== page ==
The pocket price waterfall is a simple but effective framework for determining profit leakage and how minor pricing adjustments can produce significant changes.
This strategy is crucial for revenue optimization in an uncertain economy where customers are warier about spending and businesses are under extra pressure to keep profits up. Here’s what you need to know to apply it today.
Pocket Price Waterfall Definition
Pocket price is a term that refers to the effective price a customer pays in a transaction after accounting for promotions, discounts, rebates, or anything else impacting the final price.
As a pricing strategy, waterfall pricing refers to evaluating all discounts and promotions and determining the optimal price a customer will pay which maximizes company profits.
Often, companies aren’t aware of all the revenue they’re losing to discounts and other costs, so evaluating it can stop unnecessary “profit leakage.”
Examples of Price Waterfall
Example 1: Consider a package in which a customer pays $1500 for a website build. To help upsell that $1500, the service provider throws hosting, website management, and SSL encryption into the package. Those “add-ons” that the customer isn’t paying for directly lessen the effective profit the service provider is making. Their effective profit is $1500 minus the cost of providing those add-ons.
Example 2: Bulk pricing is another example of the pocket price waterfall strategy. If each unit is $10, and bulk pricing gets you 10 units at $80, then each item is effectively less, or $8 per unit.
Using The Pocket Price Waterfall Strategy
In today’s uncertain economy, where customers are more careful about spending, universal price increases are risky. It’s too easy to push prices above a customer’s willingness to pay and lose their business.
Instead, companies can use a price waterfall analysis to analyze their effective profits per transaction and make adjustments on a case-by-case basis.
McKinsey’s analysis found that for the average S&P 1500 company, a price increase of 1% would lead to an 8% increase in operating profits. This impact is “nearly 50% greater than that of a 1% fall in variable costs,” including labor and materials.
This data means the converse is also true: a 1% drop in price decreases operating profits by 8%. Companies can lose a lot of revenue by failing to identify profit leakage.
Using the pocket price waterfall strategy, companies can evaluate the following metrics to optimize sales and increase profits slightly, making a significant impact on overall revenue without driving away customers:
- Free delivery or returns
- Discounts for cash payments
- On- and off-invoice promotions/discounts
- Carrying costs (holding inventory between sending an invoice and getting payment)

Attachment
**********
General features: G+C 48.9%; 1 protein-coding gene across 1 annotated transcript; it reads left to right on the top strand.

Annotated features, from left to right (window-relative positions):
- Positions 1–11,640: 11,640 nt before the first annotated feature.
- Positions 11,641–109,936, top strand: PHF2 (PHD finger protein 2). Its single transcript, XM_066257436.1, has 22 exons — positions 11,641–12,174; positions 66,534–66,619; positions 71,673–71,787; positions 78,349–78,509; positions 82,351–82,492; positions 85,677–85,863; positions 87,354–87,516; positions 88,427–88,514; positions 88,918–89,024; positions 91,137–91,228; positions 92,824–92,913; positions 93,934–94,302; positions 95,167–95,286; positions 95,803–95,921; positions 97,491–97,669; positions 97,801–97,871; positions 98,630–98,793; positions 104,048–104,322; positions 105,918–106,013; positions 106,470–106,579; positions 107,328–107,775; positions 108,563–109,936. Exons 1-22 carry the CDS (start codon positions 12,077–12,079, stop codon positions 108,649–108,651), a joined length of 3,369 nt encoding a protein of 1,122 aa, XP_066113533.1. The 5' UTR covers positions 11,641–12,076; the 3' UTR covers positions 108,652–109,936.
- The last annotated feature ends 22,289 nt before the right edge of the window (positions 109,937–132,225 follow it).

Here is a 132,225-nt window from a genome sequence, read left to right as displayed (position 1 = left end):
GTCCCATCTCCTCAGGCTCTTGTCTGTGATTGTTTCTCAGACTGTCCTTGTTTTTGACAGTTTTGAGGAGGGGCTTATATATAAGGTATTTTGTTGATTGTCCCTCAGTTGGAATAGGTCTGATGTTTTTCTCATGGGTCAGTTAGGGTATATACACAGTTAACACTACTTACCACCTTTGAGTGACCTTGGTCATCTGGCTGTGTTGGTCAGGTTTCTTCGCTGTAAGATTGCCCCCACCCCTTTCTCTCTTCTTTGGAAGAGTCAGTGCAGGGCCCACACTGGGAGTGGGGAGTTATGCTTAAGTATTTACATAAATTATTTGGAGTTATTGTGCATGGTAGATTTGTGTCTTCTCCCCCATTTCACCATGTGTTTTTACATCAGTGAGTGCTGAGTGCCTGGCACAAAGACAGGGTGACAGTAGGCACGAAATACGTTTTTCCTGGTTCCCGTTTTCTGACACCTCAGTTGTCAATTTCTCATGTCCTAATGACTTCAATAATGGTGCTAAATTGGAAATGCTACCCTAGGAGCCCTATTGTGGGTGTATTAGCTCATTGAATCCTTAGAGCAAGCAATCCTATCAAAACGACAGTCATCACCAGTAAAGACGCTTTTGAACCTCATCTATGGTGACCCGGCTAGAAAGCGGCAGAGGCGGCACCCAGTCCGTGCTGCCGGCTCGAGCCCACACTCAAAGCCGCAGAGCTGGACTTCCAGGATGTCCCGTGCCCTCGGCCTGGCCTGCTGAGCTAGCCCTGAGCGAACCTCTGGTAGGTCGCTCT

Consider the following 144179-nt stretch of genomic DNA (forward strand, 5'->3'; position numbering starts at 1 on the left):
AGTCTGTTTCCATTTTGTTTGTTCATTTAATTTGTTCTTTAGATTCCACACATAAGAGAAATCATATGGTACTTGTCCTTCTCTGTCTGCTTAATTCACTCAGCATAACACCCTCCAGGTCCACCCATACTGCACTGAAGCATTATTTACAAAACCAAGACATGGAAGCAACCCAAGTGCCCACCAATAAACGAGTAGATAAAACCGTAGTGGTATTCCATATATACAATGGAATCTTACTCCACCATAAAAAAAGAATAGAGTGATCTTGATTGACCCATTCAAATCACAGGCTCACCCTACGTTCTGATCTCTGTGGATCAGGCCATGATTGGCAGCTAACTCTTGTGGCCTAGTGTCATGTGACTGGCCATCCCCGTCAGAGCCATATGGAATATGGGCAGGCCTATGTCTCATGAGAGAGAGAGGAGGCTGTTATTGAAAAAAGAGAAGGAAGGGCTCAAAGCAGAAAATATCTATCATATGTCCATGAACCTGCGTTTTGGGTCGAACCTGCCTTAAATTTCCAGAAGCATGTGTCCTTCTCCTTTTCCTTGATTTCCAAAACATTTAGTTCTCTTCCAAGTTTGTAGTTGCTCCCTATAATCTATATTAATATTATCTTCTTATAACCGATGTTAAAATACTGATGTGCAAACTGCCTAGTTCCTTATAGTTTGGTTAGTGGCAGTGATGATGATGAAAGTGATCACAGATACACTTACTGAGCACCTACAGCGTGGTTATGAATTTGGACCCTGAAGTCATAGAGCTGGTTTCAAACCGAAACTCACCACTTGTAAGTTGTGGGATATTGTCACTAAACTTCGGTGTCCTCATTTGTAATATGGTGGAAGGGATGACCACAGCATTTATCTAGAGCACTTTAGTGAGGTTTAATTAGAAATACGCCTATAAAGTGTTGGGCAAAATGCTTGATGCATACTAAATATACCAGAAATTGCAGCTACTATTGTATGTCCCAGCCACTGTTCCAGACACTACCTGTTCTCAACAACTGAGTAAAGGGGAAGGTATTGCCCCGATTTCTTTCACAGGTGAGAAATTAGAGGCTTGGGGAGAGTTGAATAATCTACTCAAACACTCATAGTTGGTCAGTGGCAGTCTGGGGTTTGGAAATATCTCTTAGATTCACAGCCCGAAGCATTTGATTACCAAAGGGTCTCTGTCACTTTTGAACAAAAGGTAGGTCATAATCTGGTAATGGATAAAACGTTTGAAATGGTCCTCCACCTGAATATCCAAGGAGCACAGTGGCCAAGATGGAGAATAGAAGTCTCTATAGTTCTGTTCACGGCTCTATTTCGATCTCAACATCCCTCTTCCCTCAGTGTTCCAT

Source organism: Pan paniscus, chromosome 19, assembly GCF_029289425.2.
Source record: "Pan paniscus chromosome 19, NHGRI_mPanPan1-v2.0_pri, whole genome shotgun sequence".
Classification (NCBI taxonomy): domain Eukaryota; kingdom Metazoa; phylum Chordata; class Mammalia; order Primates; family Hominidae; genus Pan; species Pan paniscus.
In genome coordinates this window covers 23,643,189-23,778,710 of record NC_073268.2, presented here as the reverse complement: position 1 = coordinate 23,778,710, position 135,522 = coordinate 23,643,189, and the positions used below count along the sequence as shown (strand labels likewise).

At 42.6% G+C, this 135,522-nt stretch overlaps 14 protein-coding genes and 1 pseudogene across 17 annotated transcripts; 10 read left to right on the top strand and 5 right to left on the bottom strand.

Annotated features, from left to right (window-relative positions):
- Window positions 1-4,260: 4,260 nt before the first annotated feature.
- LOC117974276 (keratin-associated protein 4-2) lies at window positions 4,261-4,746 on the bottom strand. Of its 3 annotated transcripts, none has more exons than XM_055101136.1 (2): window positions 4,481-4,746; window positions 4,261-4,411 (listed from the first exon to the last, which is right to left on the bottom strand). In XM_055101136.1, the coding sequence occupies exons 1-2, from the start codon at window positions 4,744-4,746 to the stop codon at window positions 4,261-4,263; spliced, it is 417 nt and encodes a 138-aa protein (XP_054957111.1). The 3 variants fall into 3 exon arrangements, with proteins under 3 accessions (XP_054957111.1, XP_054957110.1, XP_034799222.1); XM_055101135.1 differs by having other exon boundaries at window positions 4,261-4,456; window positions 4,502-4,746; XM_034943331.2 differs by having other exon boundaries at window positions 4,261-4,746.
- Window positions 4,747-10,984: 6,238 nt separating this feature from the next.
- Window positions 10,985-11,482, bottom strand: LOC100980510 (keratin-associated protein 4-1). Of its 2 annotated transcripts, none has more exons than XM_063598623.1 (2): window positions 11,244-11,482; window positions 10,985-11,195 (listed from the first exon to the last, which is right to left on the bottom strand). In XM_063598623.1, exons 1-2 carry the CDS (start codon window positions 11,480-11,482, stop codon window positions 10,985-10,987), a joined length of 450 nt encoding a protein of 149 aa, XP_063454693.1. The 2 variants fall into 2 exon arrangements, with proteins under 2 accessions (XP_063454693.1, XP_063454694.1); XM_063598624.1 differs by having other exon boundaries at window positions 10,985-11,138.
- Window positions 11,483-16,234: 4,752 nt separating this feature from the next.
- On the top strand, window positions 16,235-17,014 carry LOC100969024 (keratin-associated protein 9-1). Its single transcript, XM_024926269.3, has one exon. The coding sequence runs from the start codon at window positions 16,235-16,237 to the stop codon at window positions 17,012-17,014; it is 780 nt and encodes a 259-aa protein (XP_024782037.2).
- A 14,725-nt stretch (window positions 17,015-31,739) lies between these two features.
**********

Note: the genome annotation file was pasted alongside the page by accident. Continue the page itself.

- Transportation costs
How optimized are the above metrics? Is there a way to reduce transportation costs, limit the availability of free returns, or better optimize off-invoice discounts?
Important note: Be wary of using excessive perks or discounts to attract new customers. Stay on top of any profit leaks to keep revenue optimized.
If your company has sales reps, make sure they’re given a list of promotions and discounts to offer that is based on pricing data. Offering this guidance avoids discounts handed out on gut feelings just to close a deal.
Here’s a graphic from Competera that visualizes a price waterfall:
Pocket Price Waterfall Benefits
Carrying out a pocket price waterfall analysis has many benefits. It allows you to do the following:
- Determine which mix of products optimizes margins
- Understand what discounts are suboptimal
- Figure out which channels have the greatest opportunity for growth
- Quantify the monetary impact of deductions
- Figure out which discounts and price allowances seem to drive customers and use those to influence purchasing decisions
Overall, price waterfall analyses help you communicate better with customers, stay on top of market diagnostics, keep costs under control, and optimize promotional positioning.
Pocket Price Waterfall Challenges
Although well worth it in the end, here are some challenges a company may face when conducting a price waterfall:
- Insufficient systems, including data and analytics, to make the appropriate analyses
- Ineffective tracking and reporting, even with the correct systems in place
- Inexperienced talent
Having the right pricing experts in your organization will significantly reduce the challenges associated with pocket price waterfall analyses. Jennings Executive specializes in recruiting the best pricing talent on the market. Contact us today to build a pricing team and optimize your revenue for the long term.